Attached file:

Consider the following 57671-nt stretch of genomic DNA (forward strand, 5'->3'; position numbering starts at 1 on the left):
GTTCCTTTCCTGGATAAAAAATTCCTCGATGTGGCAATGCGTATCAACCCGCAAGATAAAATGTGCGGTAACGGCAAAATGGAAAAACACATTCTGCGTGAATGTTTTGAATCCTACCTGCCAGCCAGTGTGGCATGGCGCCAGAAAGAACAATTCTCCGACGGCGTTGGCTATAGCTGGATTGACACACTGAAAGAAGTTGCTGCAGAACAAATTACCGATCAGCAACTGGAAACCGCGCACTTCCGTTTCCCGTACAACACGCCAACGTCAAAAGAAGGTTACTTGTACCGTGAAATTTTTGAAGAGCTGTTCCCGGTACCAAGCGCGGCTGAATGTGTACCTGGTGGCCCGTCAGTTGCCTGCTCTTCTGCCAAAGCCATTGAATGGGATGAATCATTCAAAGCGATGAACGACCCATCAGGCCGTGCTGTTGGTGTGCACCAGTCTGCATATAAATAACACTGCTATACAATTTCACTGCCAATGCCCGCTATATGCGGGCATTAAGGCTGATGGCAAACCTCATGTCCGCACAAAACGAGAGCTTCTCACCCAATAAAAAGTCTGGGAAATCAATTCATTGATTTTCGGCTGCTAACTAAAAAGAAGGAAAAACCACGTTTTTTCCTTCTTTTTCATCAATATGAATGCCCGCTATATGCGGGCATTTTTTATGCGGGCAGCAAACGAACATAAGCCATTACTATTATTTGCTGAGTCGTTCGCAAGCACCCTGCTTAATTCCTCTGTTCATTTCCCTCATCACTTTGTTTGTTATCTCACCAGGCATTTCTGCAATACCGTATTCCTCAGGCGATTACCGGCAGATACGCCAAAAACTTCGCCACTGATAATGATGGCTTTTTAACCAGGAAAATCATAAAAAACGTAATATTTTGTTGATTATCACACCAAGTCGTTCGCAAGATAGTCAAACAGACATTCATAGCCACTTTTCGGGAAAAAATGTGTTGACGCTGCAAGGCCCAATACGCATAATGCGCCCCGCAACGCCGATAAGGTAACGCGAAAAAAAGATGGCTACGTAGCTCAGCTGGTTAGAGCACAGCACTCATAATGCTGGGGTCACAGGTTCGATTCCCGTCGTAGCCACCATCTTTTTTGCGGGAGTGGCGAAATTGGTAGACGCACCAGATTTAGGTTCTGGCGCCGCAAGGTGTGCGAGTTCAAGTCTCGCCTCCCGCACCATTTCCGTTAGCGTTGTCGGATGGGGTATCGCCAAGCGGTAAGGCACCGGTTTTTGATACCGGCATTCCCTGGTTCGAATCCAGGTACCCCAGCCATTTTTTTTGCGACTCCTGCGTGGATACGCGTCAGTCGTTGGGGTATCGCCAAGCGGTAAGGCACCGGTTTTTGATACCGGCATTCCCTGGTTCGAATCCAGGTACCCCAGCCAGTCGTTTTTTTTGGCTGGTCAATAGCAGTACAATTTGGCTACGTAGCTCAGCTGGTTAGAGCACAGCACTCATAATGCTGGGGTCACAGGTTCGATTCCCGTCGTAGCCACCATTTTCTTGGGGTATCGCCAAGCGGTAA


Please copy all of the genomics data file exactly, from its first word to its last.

Consider the following 57671-nt stretch of genomic DNA (forward strand, 5'->3'; position numbering starts at 1 on the left):
GTTCCTTTCCTGGATAAAAAATTCCTCGATGTGGCAATGCGTATCAACCCGCAAGATAAAATGTGCGGTAACGGCAAAATGGAAAAACACATTCTGCGTGAATGTTTTGAATCCTACCTGCCAGCCAGTGTGGCATGGCGCCAGAAAGAACAATTCTCCGACGGCGTTGGCTATAGCTGGATTGACACACTGAAAGAAGTTGCTGCAGAACAAATTACCGATCAGCAACTGGAAACCGCGCACTTCCGTTTCCCGTACAACACGCCAACGTCAAAAGAAGGTTACTTGTACCGTGAAATTTTTGAAGAGCTGTTCCCGGTACCAAGCGCGGCTGAATGTGTACCTGGTGGCCCGTCAGTTGCCTGCTCTTCTGCCAAAGCCATTGAATGGGATGAATCATTCAAAGCGATGAACGACCCATCAGGCCGTGCTGTTGGTGTGCACCAGTCTGCATATAAATAACACTGCTATACAATTTCACTGCCAATGCCCGCTATATGCGGGCATTAAGGCTGATGGCAAACCTCATGTCCGCACAAAACGAGAGCTTCTCACCCAATAAAAAGTCTGGGAAATCAATTCATTGATTTTCGGCTGCTAACTAAAAAGAAGGAAAAACCACGTTTTTTCCTTCTTTTTCATCAATATGAATGCCCGCTATATGCGGGCATTTTTTATGCGGGCAGCAAACGAACATAAGCCATTACTATTATTTGCTGAGTCGTTCGCAAGCACCCTGCTTAATTCCTCTGTTCATTTCCCTCATCACTTTGTTTGTTATCTCACCAGGCATTTCTGCAATACCGTATTCCTCAGGCGATTACCGGCAGATACGCCAAAAACTTCGCCACTGATAATGATGGCTTTTTAACCAGGAAAATCATAAAAAACGTAATATTTTGTTGATTATCACACCAAGTCGTTCGCAAGATAGTCAAACAGACATTCATAGCCACTTTTCGGGAAAAAATGTGTTGACGCTGCAAGGCCCAATACGCATAATGCGCCCCGCAACGCCGATAAGGTAACGCGAAAAAAAGATGGCTACGTAGCTCAGCTGGTTAGAGCACAGCACTCATAATGCTGGGGTCACAGGTTCGATTCCCGTCGTAGCCACCATCTTTTTTGCGGGAGTGGCGAAATTGGTAGACGCACCAGATTTAGGTTCTGGCGCCGCAAGGTGTGCGAGTTCAAGTCTCGCCTCCCGCACCATTTCCGTTAGCGTTGTCGGATGGGGTATCGCCAAGCGGTAAGGCACCGGTTTTTGATACCGGCATTCCCTGGTTCGAATCCAGGTACCCCAGCCATTTTTTTTGCGACTCCTGCGTGGATACGCGTCAGTCGTTGGGGTATCGCCAAGCGGTAAGGCACCGGTTTTTGATACCGGCATTCCCTGGTTCGAATCCAGGTACCCCAGCCAGTCGTTTTTTTTGGCTGGTCAATAGCAGTACAATTTGGCTACGTAGCTCAGCTGGTTAGAGCACAGCACTCATAATGCTGGGGTCACAGGTTCGATTCCCGTCGTAGCCACCATTTTCTTGGGGTATCGCCAAGCGGTAA